Whose extinction? - environment, population, and solutions
With Dermot O'Gorman, CEO, WWF-Australia
Local respondent: Adelaide's Lord Mayor, Stephen Yarwood
Wednesday 24 August 2011
Adelaide Town Hall, 128 King William Street, Adelaide
|Listen to this Podcast now|
|(MP3) 35Mb (or right click and select 'save target as' to download)|
For 50 years, bodies like WWF have been at the forefront of global efforts to conserve vulnerable species. Yet the planet's plants and animals still face an extinction crisis. Research shows that unique species are dwindling, and since 1970, 30 per cent have vanished entirely.
At the same time, demands on the planet's natural resources have doubled. Each year humans use more than the planet can replenish. By 2050 the human population is expected to reach 9 billion.
Dermot O'Gorman, CEO of WWF-Australia believes that any solution to the continued extinction crisis must go hand in hand with the challenge of supporting a world of 9 billion people.
He will argue that by conserving the most critical places for the planet's biodiversity, and working with the most enterprising big companies to create sustainable commodities and products, a workable environmental future will be attainable both for humans and other species in the web of life.
Adelaide's Lord Mayor, Stephen Yarwood, will respond, reflecting local South Australian challenges.
With previous roles in Australia, the UK, Switzerland, the Pacific Islands and most recently China, Dermot O'Gorman brings a wealth of experience to the position of WWF-Australia's Chief Executive.
Since joining WWF in 1998, Dermot has helped WWF and the Asian Development Bank work together to improve policies on sustainable development across the Asia Pacific. He supported WWF offices across Asia to grow the region's culture of Corporate Social Responsibility, helping WWF secure funding from a range of sources including private sector, government and aid agencies.
As head of WWF-China, Dermot oversaw the growth of the office from 55 staff and USD$6 million in 2006 to 130 staff in nine offices across the country with an annual budget of more than USD$15 million. Dermot also engaged with more than 50 multinational countries based in China, including HSBC, Coca Cola, Walmart, China Mobile and China Development Bank, to help raise awareness of environmental sustainability and improve practices.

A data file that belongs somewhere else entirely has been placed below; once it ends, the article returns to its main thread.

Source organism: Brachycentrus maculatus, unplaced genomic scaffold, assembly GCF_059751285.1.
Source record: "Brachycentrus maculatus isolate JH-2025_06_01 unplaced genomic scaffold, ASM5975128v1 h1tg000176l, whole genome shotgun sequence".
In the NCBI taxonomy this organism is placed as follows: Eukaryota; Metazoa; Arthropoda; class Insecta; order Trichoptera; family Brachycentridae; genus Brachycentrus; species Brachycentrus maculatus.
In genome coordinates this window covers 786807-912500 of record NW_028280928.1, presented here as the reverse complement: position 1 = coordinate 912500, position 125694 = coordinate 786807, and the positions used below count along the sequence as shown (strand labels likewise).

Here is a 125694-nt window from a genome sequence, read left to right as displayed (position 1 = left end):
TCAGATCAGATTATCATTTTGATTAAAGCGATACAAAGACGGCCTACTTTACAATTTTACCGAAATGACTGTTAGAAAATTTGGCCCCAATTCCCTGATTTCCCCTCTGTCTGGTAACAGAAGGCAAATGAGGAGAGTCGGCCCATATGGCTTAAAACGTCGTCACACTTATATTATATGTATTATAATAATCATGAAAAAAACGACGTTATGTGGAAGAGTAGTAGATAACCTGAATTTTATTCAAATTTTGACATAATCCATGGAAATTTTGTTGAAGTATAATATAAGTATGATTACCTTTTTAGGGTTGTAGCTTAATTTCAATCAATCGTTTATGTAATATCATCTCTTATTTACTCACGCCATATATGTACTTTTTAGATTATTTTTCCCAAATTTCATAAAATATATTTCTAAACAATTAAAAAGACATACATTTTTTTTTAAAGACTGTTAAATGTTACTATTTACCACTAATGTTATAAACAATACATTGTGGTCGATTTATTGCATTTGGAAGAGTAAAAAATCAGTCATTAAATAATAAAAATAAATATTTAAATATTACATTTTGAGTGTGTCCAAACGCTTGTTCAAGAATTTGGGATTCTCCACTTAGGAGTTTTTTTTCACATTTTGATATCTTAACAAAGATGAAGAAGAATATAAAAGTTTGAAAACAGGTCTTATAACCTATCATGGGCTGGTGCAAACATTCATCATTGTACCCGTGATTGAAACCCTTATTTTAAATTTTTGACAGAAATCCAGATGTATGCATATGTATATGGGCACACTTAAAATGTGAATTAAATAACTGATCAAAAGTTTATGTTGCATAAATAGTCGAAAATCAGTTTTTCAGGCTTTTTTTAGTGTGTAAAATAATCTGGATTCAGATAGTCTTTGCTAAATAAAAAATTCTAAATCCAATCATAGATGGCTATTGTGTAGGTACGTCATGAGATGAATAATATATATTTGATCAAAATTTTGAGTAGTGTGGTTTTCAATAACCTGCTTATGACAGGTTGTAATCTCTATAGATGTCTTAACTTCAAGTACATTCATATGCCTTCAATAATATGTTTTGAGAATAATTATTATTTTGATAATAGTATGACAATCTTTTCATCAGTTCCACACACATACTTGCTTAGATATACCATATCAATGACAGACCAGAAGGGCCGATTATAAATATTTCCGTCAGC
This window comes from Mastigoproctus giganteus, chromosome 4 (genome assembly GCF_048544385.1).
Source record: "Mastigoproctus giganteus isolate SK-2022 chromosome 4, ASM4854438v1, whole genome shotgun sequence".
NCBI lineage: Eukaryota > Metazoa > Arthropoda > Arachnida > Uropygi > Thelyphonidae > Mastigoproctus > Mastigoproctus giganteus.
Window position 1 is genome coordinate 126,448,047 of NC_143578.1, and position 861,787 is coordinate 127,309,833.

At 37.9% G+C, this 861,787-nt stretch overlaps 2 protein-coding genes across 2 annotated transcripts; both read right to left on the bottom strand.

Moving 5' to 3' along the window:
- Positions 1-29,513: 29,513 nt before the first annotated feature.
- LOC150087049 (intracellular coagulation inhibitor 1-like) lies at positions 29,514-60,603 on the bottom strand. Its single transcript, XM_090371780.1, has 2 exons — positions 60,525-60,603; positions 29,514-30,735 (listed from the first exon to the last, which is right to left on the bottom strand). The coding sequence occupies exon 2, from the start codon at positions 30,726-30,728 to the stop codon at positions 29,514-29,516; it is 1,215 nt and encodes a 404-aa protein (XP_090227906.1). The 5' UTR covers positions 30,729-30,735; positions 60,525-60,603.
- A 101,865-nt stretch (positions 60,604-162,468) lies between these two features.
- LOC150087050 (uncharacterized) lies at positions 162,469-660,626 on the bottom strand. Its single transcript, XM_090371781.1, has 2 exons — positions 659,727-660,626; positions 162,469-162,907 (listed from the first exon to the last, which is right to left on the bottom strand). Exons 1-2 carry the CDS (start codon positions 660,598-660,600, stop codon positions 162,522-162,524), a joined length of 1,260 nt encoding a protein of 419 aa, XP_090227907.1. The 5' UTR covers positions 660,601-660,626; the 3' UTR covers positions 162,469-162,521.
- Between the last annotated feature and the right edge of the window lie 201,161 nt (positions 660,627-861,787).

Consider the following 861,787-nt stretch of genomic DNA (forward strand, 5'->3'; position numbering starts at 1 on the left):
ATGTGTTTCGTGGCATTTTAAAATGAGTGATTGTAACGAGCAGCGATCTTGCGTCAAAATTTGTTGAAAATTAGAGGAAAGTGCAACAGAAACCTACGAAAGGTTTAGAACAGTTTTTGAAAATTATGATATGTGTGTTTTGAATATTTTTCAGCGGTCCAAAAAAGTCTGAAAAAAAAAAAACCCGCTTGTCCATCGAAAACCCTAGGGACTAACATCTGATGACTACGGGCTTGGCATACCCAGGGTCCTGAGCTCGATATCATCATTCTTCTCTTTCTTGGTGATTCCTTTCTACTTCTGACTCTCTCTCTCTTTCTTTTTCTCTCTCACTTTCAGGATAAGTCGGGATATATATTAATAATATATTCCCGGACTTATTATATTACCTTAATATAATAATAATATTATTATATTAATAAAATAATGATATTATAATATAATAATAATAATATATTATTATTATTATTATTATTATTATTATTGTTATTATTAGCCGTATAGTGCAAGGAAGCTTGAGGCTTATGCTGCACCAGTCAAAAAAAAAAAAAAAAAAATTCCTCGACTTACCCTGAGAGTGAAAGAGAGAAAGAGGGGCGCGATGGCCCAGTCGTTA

A Masters in Business Administration (Honours) from IMD-Switzerland, Masters of Science from the London School of Economics and degrees from University of London and Southern Cross University provide Dermot with the broad experiences vital to working for, and with the private sector on sustainability solutions.
"I look forward to the challenges and the opportunities of working in Australia," said Dermot. "Australian companies can and are playing an important role in creating a more sustainable world. We are incredibly interconnected - both environmentally and socially. What Australia does to protect its unique wildlife and landscapes matters to the rest of the world.
"As a science-based, solutions-focused conservation organisation, WWF-Australia aims to provide answers to the complex issues our planet faces."
Stephen is the City of Adelaide's youngest-ever Lord Mayor. A town planner with nearly 20 years' experience in state and local government, Stephen has dedicated his professional life to developing cities. Stephen's vision for Adelaide is a modern, vibrant and sustainable place to do business, live and enjoy life. He believes an economy based on innovation, education, arts and culture will make Adelaide prosperous.
One of Stephen's primary goals is to encourage strong working relationships between all levels of government, as well as business and the general community.
Stephen was elected an Adelaide City Councillor in October 2007 and was Deputy Lord Mayor in 2009. He is a member of the Adelaide Development Assessment Panel, Capital City Committee, Adelaide Parklands Authority, Rundle Mall Management Authority, Capital City Committee of Lord Mayors and the Metropolitan Adelaide Mayors Executive. He is also the Presiding Member of the Local Government Association committee, overseeing the State/Local Government Climate Change Sector Agreement.
Stephen has also served on the Adelaide Central Market Committee, Adelaide High School Governing Council and the board of the Adelaide Convention Bureau. Stephen has an MBA, as well as post-graduate qualifications in Regional and Urban Planning and Environmental Studies. He worked as a researcher in state parliament before joining the City of Playford as Principal Planner for six years. Stephen has lectured in planning and management in several countries, as well as studying future cities in Tsukuba, Japan's technology city.
Stephen drives an electric car and enjoys bike riding, food, music and world travel. He lives in the heart of the CBD with his wife Emily, daughter Megan and son Oliver.
While the views presented by speakers within the Hawke Centre public program are their own and are not necessarily those of either the University of South Australia or The Hawke Centre, they are presented in the interest of open debate and discussion in the community and reflect our themes of: strengthening our democracy - valuing our diversity - and building our future.
The copying and reproduction of any transcripts within the Hawke Centre public program is strictly forbidden without prior arrangements.